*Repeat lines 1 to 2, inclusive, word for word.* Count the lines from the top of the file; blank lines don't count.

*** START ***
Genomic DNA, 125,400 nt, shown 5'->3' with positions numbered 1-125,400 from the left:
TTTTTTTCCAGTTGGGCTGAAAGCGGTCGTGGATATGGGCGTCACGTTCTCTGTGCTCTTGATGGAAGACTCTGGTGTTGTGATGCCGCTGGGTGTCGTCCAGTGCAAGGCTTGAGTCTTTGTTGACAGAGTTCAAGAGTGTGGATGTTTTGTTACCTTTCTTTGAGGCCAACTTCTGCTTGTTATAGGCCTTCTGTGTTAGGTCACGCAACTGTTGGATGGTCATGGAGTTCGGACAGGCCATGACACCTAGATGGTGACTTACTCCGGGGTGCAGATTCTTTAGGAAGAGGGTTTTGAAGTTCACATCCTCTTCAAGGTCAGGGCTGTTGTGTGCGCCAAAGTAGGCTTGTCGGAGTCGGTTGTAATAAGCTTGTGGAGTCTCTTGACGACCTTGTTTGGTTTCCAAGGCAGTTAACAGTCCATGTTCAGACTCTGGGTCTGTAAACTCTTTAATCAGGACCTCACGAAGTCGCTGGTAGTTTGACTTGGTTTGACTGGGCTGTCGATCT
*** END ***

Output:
Genomic DNA, 125,400 nt, shown 5'->3' with positions numbered 1-125,400 from the left:
TTTTTTTCCAGTTGGGCTGAAAGCGGTCGTGGATATGGGCGTCACGTTCTCTGTGCTCTTGATGGAAGACTCTGGTGTTGTGATGCCGCTGGGTGTCGTCCAGTGCAAGGCTTGAGTCTTTGTTGACAGAGTTCAAGAGTGTGGATGTTTTGTTACCTTTCTTTGAGGCCAACTTCTGCTTGTTATAGGCCTTCTGTGTTAGGTCACGCAACTGTTGGATGGTCATGGAGTTCGGACAGGCCATGACACCTAGATGGTGACTTACTCCGGGGTGCAGATTCTTTAGGAAGAGGGTTTTGAAGTTCACATCCTCTTCAAGGTCAGGGCTGTTGTGTGCGCCAAAGTAGGCTTGTCGGAGTCGGTTGTAATAAGCTTGTGGAGTCTCTTGACGACCTTGTTTGGTTTCCAAGGCAGTTAACAGTCCATGTTCAGACTCTGGGTCTGTAAACTCTTTAATCAGGACCTCACGAAGTCGCTGGTAGTTTGACTTGGTTTGACTGGGCTGTCGATCT